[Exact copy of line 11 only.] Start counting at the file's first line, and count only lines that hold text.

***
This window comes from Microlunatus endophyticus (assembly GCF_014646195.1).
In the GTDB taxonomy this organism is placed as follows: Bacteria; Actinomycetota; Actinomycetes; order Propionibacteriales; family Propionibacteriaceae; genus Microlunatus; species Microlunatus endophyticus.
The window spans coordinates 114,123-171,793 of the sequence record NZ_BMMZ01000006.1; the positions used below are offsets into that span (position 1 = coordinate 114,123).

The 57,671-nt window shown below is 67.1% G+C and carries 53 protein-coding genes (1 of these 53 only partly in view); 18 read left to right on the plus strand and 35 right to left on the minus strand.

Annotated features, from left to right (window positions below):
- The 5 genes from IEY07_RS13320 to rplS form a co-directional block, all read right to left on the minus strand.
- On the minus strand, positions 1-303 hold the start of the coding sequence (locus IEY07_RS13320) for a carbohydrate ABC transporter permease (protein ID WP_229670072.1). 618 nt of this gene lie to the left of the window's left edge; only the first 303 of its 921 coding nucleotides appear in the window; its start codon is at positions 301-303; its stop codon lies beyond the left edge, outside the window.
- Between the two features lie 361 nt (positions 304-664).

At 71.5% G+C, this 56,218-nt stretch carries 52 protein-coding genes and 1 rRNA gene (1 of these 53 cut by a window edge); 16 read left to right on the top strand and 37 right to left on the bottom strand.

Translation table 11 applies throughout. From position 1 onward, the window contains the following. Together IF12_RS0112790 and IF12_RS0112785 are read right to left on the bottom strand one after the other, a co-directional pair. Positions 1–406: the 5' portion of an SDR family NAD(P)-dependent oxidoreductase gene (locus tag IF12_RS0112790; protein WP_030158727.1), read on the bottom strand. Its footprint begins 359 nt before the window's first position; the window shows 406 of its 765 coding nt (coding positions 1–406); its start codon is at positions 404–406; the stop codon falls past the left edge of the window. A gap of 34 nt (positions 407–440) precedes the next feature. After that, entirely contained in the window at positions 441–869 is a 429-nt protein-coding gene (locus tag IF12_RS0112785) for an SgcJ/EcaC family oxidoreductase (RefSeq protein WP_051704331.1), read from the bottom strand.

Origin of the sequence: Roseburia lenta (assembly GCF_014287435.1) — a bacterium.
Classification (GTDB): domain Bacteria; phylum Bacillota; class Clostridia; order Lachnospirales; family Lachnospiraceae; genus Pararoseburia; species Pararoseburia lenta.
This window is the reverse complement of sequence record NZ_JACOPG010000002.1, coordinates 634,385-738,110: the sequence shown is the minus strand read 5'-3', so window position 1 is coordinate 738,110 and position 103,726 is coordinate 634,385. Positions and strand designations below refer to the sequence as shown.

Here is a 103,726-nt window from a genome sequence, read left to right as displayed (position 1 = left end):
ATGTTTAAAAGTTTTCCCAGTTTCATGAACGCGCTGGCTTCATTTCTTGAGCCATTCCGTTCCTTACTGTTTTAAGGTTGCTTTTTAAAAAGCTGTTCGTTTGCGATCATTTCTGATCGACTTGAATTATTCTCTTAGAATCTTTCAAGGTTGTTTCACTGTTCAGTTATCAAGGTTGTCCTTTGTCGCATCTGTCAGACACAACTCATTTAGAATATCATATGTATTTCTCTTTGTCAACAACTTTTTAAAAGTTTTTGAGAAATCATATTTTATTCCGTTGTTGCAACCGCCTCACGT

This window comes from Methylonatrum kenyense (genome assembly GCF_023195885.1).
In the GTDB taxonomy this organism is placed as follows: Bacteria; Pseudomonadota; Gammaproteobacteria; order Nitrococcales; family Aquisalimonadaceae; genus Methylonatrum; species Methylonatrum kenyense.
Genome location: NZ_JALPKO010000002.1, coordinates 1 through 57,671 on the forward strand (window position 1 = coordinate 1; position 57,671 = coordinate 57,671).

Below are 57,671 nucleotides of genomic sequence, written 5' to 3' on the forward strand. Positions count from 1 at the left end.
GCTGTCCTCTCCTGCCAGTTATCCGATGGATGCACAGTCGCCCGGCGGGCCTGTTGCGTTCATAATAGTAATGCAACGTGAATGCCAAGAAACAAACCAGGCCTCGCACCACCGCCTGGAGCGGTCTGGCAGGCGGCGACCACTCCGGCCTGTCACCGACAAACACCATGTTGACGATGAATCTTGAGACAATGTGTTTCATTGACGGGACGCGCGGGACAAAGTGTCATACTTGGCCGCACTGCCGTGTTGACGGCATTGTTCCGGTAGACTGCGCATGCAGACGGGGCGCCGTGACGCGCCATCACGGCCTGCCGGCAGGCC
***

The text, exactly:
Origin of the sequence: Roseburia lenta (assembly GCF_014287435.1) — a bacterium.